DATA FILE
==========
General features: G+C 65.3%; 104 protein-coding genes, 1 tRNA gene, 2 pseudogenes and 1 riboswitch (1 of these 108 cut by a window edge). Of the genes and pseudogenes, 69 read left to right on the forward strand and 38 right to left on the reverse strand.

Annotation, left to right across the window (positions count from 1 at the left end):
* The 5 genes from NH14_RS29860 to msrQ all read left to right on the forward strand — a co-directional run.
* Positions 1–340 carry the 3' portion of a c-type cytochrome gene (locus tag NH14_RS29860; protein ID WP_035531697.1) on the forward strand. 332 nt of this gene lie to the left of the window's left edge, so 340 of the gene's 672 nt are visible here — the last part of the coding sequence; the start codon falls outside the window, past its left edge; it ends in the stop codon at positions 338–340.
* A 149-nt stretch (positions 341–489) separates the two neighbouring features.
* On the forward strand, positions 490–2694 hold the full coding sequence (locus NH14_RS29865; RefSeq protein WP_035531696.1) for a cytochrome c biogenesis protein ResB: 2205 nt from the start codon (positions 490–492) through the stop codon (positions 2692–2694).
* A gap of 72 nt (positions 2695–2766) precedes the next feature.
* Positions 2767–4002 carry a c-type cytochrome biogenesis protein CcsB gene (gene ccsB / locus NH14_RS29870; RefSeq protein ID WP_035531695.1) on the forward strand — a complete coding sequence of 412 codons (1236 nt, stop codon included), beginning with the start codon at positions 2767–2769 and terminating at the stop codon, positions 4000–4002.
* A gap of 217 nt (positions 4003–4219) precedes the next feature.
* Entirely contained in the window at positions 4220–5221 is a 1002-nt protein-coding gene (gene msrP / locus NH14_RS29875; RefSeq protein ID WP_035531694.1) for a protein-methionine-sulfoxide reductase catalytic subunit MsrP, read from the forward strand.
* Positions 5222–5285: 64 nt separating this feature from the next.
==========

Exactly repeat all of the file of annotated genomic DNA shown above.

General features: G+C 65.3%; 104 protein-coding genes, 1 tRNA gene, 2 pseudogenes and 1 riboswitch (1 of these 108 cut by a window edge). Of the genes and pseudogenes, 69 read left to right on the forward strand and 38 right to left on the reverse strand.

Annotation, left to right across the window (positions count from 1 at the left end):
* The 5 genes from NH14_RS29860 to msrQ all read left to right on the forward strand — a co-directional run.
* Positions 1–340 carry the 3' portion of a c-type cytochrome gene (locus tag NH14_RS29860; protein ID WP_035531697.1) on the forward strand. 332 nt of this gene lie to the left of the window's left edge, so 340 of the gene's 672 nt are visible here — the last part of the coding sequence; the start codon falls outside the window, past its left edge; it ends in the stop codon at positions 338–340.
* A 149-nt stretch (positions 341–489) separates the two neighbouring features.
* On the forward strand, positions 490–2694 hold the full coding sequence (locus NH14_RS29865; RefSeq protein WP_035531696.1) for a cytochrome c biogenesis protein ResB: 2205 nt from the start codon (positions 490–492) through the stop codon (positions 2692–2694).
* A gap of 72 nt (positions 2695–2766) precedes the next feature.
* Positions 2767–4002 carry a c-type cytochrome biogenesis protein CcsB gene (gene ccsB / locus NH14_RS29870; RefSeq protein ID WP_035531695.1) on the forward strand — a complete coding sequence of 412 codons (1236 nt, stop codon included), beginning with the start codon at positions 2767–2769 and terminating at the stop codon, positions 4000–4002.
* A gap of 217 nt (positions 4003–4219) precedes the next feature.
* Entirely contained in the window at positions 4220–5221 is a 1002-nt protein-coding gene (gene msrP / locus NH14_RS29875; RefSeq protein ID WP_035531694.1) for a protein-methionine-sulfoxide reductase catalytic subunit MsrP, read from the forward strand.
* Positions 5222–5285: 64 nt separating this feature from the next.